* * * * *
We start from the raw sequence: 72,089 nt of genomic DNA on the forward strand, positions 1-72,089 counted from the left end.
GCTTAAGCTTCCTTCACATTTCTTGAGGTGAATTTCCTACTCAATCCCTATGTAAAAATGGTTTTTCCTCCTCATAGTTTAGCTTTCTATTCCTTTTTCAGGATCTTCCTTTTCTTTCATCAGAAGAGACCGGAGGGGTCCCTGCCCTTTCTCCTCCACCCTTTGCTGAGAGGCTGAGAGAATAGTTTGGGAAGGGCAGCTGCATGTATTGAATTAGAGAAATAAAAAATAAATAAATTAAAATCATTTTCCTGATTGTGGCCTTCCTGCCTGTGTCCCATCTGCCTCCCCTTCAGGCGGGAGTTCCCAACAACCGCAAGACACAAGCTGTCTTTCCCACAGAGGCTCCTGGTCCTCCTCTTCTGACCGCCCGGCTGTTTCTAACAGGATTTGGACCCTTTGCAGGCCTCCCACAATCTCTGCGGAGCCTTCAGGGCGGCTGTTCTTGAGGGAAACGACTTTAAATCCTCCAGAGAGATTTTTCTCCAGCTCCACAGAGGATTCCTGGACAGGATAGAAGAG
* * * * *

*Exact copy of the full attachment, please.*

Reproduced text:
We start from the raw sequence: 72,089 nt of genomic DNA on the forward strand, positions 1-72,089 counted from the left end.
GCTTAAGCTTCCTTCACATTTCTTGAGGTGAATTTCCTACTCAATCCCTATGTAAAAATGGTTTTTCCTCCTCATAGTTTAGCTTTCTATTCCTTTTTCAGGATCTTCCTTTTCTTTCATCAGAAGAGACCGGAGGGGTCCCTGCCCTTTCTCCTCCACCCTTTGCTGAGAGGCTGAGAGAATAGTTTGGGAAGGGCAGCTGCATGTATTGAATTAGAGAAATAAAAAATAAATAAATTAAAATCATTTTCCTGATTGTGGCCTTCCTGCCTGTGTCCCATCTGCCTCCCCTTCAGGCGGGAGTTCCCAACAACCGCAAGACACAAGCTGTCTTTCCCACAGAGGCTCCTGGTCCTCCTCTTCTGACCGCCCGGCTGTTTCTAACAGGATTTGGACCCTTTGCAGGCCTCCCACAATCTCTGCGGAGCCTTCAGGGCGGCTGTTCTTGAGGGAAACGACTTTAAATCCTCCAGAGAGATTTTTCTCCAGCTCCACAGAGGATTCCTGGACAGGATAGAAGAG